Tag Archive | enlarged ventricles

Hydrocephalus Awareness Month

September is Hydrocephalus Awareness Month.

For those who don’t know, my daughter Little Miss Minion was born at 28 weeks. While in the NICU, she developed an infection that led to meningitis and sepsis. As a result of the meningitis, she developed a condition called hydrocephalus.

Several weeks after she was out of the woods from her infection and complications, I remember getting a message from the charge nurse one day when I was at work that said they had done a scan (they did brain scans periodically to make sure she didn’t have a brain bleed, another complication of premature birth) and the scan had revealed enlarged ventricles. Of course, I immediately googled enlarged ventricles and found articles about kids dying in Africa with heads the size of watermelons. Needless to say, I hightailed it to the NICU to find out what was going on with my baby. They told us that a specialist was coming to talk to us about our options. I was convinced that there was a strong chance that LMM would end up like those kids in Africa.

The specialist they sent turned out to be an incredibly talented neurosurgeon from a nearby Children’s Hospital. There aren’t many pediatric neurosurgeons in the country, and there were none in the medical system we used. That’s a story for a different day.

The neurosurgeon explained that LMM had something called hydrocephalus. He told us that, because of the illnesses she had overcome, her brain had become damaged and was no longer draining itself the way it should. He told us about cerebrospinal fluid and how your brain creates this liquid inside areas called ventricles. How something happened inside LMM’s brain and the liquid wasn’t draining. Instead of flowing around her brain and being reabsorbed, it was pooling and building up, putting pressure on her brain.

As if this wasn’t bad enough, he went on to explain that the only way to fix this problem was to surgically implant a device called a shunt. There would be a small tube placed inside one of her ventricles that would drain the extra fluid into a pocket near her stomach, where it would be reabsorbed.

Her first shunt surgery took place when she was about eight weeks old and weighed around 4 pounds. Since then, she’s had four more surgeries.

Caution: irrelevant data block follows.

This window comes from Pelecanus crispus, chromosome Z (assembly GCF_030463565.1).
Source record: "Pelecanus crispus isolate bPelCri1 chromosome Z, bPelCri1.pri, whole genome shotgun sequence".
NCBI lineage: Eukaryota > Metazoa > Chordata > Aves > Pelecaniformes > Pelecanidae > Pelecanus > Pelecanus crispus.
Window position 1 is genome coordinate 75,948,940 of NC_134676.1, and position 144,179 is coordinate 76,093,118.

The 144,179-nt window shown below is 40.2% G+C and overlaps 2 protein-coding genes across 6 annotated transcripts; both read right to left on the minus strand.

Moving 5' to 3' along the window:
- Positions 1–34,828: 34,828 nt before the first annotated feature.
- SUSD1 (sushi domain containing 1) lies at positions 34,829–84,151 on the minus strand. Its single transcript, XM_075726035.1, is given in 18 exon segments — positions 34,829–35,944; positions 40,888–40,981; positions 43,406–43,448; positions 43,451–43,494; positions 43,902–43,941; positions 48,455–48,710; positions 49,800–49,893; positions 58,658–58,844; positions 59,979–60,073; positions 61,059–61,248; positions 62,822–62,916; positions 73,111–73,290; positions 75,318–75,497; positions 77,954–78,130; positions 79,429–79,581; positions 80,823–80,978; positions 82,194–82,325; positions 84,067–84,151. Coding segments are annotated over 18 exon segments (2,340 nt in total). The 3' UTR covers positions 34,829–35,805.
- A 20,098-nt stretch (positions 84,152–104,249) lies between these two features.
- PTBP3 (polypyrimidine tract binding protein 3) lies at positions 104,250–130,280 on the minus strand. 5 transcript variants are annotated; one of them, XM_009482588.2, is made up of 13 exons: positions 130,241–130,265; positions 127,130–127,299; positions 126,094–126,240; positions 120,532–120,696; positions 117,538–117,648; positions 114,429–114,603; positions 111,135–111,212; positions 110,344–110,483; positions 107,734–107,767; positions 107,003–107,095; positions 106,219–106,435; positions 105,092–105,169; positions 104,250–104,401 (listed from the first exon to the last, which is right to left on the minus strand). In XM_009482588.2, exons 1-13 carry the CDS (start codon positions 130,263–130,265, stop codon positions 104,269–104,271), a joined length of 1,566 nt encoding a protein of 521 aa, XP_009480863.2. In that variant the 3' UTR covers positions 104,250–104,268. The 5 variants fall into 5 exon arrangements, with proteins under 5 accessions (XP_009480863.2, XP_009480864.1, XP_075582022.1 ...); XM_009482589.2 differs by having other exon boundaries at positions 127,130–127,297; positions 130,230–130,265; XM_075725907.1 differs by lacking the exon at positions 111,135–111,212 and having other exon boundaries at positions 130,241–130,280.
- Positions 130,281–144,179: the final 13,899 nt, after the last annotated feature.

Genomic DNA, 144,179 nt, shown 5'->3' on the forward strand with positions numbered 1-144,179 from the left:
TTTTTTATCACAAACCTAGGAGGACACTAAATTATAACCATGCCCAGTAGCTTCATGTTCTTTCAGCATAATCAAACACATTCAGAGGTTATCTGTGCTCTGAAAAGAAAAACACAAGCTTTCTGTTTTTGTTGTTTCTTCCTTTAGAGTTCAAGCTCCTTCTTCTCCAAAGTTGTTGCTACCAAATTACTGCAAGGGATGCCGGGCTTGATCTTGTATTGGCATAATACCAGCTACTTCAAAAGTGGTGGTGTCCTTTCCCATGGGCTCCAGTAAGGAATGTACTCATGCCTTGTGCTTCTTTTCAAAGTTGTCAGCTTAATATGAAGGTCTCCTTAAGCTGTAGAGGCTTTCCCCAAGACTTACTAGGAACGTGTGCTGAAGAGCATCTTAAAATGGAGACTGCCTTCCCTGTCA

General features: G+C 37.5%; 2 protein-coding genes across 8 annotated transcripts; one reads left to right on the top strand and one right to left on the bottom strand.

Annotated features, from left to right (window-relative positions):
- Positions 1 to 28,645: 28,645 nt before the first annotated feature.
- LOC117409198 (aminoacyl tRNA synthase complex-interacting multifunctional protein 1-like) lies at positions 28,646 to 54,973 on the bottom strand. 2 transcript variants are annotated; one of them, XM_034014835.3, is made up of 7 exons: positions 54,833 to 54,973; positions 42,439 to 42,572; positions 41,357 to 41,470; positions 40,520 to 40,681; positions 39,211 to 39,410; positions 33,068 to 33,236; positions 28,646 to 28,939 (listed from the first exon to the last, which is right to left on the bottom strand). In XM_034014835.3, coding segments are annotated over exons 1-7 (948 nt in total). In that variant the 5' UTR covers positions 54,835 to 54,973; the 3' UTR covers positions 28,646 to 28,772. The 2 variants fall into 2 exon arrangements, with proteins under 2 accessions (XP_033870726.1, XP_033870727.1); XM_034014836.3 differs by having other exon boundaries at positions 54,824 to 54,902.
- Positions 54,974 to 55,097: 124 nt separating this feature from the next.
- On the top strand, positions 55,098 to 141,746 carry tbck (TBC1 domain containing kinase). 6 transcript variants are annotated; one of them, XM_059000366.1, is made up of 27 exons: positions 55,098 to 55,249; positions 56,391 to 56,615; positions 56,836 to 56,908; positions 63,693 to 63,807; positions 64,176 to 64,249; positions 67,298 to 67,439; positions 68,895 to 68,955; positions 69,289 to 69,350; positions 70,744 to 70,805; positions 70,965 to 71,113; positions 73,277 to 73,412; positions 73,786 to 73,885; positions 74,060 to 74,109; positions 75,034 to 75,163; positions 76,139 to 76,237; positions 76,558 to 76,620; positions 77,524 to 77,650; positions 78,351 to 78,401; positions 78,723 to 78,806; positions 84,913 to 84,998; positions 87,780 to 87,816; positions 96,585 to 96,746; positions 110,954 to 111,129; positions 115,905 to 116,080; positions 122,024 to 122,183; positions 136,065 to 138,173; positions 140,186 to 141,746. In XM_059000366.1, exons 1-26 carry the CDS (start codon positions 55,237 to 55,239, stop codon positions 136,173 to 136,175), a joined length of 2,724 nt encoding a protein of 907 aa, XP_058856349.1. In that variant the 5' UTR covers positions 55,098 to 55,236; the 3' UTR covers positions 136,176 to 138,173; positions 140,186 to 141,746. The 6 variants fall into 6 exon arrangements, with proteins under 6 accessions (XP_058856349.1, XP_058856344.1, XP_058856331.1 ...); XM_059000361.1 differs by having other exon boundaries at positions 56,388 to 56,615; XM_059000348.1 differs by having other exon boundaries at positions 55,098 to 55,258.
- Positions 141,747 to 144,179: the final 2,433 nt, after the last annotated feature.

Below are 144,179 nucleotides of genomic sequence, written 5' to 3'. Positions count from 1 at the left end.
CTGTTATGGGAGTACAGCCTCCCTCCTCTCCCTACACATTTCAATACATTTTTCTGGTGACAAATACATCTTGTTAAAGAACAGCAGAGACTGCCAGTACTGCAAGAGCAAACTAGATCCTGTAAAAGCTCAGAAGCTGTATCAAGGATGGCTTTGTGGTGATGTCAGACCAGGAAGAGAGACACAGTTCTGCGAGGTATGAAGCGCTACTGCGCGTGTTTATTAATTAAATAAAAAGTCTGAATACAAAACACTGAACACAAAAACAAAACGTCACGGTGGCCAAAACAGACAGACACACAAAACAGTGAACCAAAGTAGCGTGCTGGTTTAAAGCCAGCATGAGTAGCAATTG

The only experience I had with hydrocephalus was watching a Disney Channel movie starring Frankie Muniz called Miracle in Lane Two. It’s about a kid who wants to race these Build It Yourself race cars. The kid has spina bifida, and uses a wheelchair to get around. He also has hydrocephalus, and has a shunt malfunction during the plot of the movie. Having this as my baseline knowledge, combined with the terms “brain damage” and “brain surgery” plus the fact that no one could tell us what this diagnosis meant for LMM, we were incredibly worried for her.

Luckily, the brain damage was minimal (as seen on multiple MRIs) and it appears that her brain simply went around those areas to make new connections. We won’t know for sure, so we just have to wait and see if she starts having trouble later.

If you’ve stumbled on this blog by searching hydrocephalus, I want to tell you that you aren’t alone. Also, don’t google it. 🙂

Brain Surgery #5

First of all, Little Miss Minion is doing well and we are home. Don’t let the title of this post scare you. 
Monday night, we noticed that LMM was acting like she had a headache. She still doesn’t really talk much, but she was rubbing her head and crying off and on. She had speech therapy that night and seemed ok except for the head rubbing and generally seeming a little “off.” Tuesday was more of the same, but the problem with hydrocephalus is that the symptoms of a shunt malfunction are very subtle until they aren’t anymore. Irritability, being cranky, headaches…but when it happened for the third day, we listened to our guts and took her to the ER. They did a “shunt series” X-ray, which takes pictures of the shunt in its entirety to make sure that all the pieces are where they should be. Sometimes the distal catheter (the end where the extra fluid drains from) gets moved or blocked. Sometimes the system gets disconnected. Everything looked ok on the shunt series but they couldn’t explain the crankiness and headaches so the neurosurgeon wanted a CT scan to see the ventricles. Sure enough, one of her shunts had stopped working so the cerebrospinal fluid wasn’t draining like it should have been.